13
Feb 10

Why Do Some Guys Work Hard At School And Career? To Impress Women!

An interesting paper from Eric D. Gould. Although not a surprising result. And shows there may be “some truth” to the claim that: men have built civilizations in order to impress women.

Of course, not all guys work hard at school and career. But some do. And with those guys who work hard at school and careers, it seems their motivation tends to be to impress women. (Just to be specific, my impression is that this doesn’t imply they will take just any women. But that they are trying to impress and get their “ideal” women.)

Marriage and Career: The Dynamic Decisions of Young Men

Eric D. Gould

Hebrew University, Shalem Center, Centre for Economic Policy Research, and Institute for the Study of Labor

This paper examines the extent to which human capital and career decisions are affected by their potential returns in the marriage market. Although schooling and career decisions often are made before getting married, these decisions are likely to affect the future chances of receiving a marriage offer, the type of offer, and the probability of getting divorced. Therefore, I estimate a forwardlooking model of the marriage and career decisions of young men between the ages of 16 and 39. The results show that if there were no returns to career choices in the marriage market, men would tend to work less, study less, and choose blue-collar jobs over white-collar jobs. These findings suggest that the existing literature underestimates the true returns to human capital investments by ignoring their returns in the marriage market.

(Emphasis mine.)

(Link)

(H/T Eric Barker)


25
Jan 10

Hayek vs. Keynes Rap Video

Funny :-)

(Link)

(From EconStories.tv)


23
Jan 10

Minimum Wage destroying jobs again. This time in Samoa

In reading and blogging about Samoans and Football I noticed an excerpt from the article, that is yet another example of minimum wage laws destroying jobs.

Football has never been more important to the island than right now, because this season there’s been more than the usual trouble in paradise. The island may lose its tuna industry. One cannery, Chicken of the Sea, has left. And because the U.S. Congress wanted to help Samoa by imposing American minimum wage, Governor Tulafono is worried that the last cannery, Starkist, could look to other shores.

Tulafono said that some economists have estimated that 80 percent of the Samoan economy is wrapped up in tuna canneries.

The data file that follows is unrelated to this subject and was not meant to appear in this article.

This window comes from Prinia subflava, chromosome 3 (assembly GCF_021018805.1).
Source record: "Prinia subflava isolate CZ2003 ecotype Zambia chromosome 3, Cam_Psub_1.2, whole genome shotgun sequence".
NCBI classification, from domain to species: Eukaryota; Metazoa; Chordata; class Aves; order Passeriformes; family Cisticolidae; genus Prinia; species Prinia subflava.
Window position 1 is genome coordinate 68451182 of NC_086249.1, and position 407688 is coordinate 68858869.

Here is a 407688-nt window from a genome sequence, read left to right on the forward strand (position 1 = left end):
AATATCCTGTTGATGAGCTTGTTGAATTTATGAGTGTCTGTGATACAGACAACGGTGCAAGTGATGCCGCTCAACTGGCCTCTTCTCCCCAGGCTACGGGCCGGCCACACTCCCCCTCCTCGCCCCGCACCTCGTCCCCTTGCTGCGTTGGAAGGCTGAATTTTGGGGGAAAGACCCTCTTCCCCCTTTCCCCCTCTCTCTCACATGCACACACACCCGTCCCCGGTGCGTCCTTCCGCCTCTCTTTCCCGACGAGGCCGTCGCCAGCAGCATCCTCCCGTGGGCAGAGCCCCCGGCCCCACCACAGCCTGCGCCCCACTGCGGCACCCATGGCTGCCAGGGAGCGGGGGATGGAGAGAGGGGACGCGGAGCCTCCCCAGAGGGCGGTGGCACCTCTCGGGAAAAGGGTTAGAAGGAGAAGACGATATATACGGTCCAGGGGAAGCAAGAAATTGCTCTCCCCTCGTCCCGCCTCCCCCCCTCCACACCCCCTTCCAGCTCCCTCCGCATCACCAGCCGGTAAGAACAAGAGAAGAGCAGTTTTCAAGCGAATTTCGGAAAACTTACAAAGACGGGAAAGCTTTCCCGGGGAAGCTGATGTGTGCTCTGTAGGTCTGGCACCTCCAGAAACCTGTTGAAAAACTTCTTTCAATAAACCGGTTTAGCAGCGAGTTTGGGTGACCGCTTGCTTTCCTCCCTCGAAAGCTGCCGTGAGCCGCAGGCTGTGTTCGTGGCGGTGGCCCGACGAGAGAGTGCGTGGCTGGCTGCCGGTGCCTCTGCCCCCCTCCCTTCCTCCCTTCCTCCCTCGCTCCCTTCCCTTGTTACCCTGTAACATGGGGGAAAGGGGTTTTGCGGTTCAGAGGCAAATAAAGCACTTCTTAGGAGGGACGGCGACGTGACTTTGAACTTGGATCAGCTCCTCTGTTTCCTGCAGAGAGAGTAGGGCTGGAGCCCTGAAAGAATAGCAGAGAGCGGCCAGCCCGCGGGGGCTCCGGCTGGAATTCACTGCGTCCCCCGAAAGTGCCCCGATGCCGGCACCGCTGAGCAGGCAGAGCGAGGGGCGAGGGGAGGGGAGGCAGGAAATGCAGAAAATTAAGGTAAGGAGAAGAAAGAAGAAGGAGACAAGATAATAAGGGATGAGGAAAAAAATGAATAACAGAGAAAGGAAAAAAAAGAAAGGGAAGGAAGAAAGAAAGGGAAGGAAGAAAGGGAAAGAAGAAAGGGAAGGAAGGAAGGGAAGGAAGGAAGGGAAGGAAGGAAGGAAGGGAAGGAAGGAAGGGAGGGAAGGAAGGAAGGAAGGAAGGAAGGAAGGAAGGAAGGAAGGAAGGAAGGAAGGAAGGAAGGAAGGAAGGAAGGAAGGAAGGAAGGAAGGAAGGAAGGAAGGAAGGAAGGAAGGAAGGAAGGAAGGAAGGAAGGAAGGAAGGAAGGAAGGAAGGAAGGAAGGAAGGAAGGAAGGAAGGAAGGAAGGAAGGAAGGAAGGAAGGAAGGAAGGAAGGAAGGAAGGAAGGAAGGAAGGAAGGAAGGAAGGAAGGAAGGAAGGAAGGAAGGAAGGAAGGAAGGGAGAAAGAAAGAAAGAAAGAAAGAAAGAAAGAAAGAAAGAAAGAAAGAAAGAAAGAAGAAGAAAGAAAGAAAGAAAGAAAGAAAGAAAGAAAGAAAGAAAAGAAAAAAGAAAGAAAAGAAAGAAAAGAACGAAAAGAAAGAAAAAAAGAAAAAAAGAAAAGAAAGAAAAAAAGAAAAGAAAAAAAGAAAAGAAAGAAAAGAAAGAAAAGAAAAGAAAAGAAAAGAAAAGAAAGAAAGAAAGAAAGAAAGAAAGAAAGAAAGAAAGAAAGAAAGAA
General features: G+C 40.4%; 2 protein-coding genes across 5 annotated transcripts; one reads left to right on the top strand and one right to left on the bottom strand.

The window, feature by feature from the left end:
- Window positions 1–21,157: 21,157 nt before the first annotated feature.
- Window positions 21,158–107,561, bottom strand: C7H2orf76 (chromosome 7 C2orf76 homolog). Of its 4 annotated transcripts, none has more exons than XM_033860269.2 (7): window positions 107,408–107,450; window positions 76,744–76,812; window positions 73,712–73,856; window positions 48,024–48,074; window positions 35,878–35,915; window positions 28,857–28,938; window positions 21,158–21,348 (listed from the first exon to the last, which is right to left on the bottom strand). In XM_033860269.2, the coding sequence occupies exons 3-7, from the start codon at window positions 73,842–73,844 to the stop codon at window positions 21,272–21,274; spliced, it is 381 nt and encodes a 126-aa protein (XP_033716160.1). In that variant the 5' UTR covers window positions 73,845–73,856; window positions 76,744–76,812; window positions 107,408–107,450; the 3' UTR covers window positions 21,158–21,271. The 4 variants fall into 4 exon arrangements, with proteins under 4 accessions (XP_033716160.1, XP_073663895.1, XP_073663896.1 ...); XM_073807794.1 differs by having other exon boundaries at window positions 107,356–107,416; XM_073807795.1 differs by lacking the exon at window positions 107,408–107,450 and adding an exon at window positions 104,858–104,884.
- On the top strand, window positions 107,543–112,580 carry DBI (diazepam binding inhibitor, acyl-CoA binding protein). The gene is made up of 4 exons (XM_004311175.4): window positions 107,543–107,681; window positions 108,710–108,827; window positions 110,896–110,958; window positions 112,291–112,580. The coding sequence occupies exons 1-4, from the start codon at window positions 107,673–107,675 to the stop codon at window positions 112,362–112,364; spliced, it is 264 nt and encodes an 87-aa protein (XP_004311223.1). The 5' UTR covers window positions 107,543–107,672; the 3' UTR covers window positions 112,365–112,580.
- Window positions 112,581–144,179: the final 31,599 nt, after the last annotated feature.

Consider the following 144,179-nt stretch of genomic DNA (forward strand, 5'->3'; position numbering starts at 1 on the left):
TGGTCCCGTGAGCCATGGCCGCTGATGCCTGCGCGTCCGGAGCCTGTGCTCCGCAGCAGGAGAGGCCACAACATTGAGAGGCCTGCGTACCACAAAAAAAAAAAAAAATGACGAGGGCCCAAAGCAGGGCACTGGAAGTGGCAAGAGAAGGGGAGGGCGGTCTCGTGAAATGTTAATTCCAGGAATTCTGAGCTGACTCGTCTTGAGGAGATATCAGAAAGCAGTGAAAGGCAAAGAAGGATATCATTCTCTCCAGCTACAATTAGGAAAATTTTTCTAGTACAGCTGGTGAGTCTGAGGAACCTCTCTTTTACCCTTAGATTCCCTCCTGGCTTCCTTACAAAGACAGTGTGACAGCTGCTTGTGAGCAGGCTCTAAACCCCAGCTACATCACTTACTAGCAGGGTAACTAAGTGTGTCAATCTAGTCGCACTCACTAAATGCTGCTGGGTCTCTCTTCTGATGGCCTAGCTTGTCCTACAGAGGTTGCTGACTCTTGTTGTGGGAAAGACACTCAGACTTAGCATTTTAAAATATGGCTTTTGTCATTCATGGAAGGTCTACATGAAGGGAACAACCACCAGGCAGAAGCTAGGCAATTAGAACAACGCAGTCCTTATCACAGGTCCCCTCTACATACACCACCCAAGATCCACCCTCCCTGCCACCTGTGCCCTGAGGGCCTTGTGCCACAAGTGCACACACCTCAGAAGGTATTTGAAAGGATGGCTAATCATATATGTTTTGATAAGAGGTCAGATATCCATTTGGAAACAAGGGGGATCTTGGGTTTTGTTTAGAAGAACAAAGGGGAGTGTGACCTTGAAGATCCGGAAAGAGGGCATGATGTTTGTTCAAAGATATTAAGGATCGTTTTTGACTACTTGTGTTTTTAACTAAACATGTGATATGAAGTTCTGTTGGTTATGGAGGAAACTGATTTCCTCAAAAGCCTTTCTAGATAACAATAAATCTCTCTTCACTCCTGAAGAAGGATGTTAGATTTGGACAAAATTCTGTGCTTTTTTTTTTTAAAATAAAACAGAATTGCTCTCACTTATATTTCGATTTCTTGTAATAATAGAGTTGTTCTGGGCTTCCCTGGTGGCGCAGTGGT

“Eighty percent of everything that goes on around here,” he stressed, “is dependent on the prescence of the canneries.”

And they just lost one of those canneries on Sept. 30.

“What does that mean to you?” Pelley asked.

“Devastation,” Tulafono sighed.

(Link)

UPDATE: There’s a video for this available. (H/T David Henderson)


9
Jan 10

How Do You Justify Theft (in France)

How do you justify theft? What if it is legal theft?

Well here’s how a member of the Government in France is justifying legal theft, in the form of taxation, on the revenue from online ads of technology companies like Google, Facebook, Microsoft, AOL, and Yahoo!….

The effort would aim to put an end to “the endless enrichment without payback,”

(Link)

Nice rationalization. This seems to be an attempt appeal to people’s sense of “fairness” (in terms of moral instinct and moral psychology) except the only problem is, just what is it that these companies are suppose to be giving “payback” (to the Government in France) for? As far as I can see, they don’t owe the Government in France anything.


6
Jan 10

Camels vs Roads

A reoccurring theme in many fields of study (such as economics, genetics, memetics, and others) is that no one will ever have enough information to centrally plan things. The book “The 10,000 Year Explosion” provides another example of this….

Somewhere back in late classical times, the use of the camel was perfected — a better saddle was developed, for example, one that allowed camels to carry heavy leads efficiently. Throughout most of the Middle East and North Africa, camels were (after those developments) a superior means of land transportation: They were cheaper than ox-drawn wagons and not dependent upon roads. Over a few centuries, people in areas where camels were available abandoned wheeled vehicles and roads almost entirely. You can still see the effects in the oldest sections of some cities in the Arab world, where the alleys are far too narrow to have ever passed a cart of wagon. Europeans, not having camels, had to stick with wheeled vehicles, which were clearly more expensive, given the infrastructure they required. But as it turned out, wheeled vehicles — in fact, the whole road/wheeled vehicle system — could be improved. Back then, when the camels seemed so much better, who knew that someday there would be horse collars and nailed horseshoes, then improved bridge construction, suspensions that reduced road shock, macadamized roads, stream power, internal combustion engines, and ultimately the nuclear Delorean. The motto here is that sometimes the apparently interior choice has a better upgrade path [...]

Or put another way, the “invisible hand” tends to perform better than any form of central planning.

UPDATE: This passage was sourced from the book: “The Camel and the Wheel”, by Richard W. Bulliet.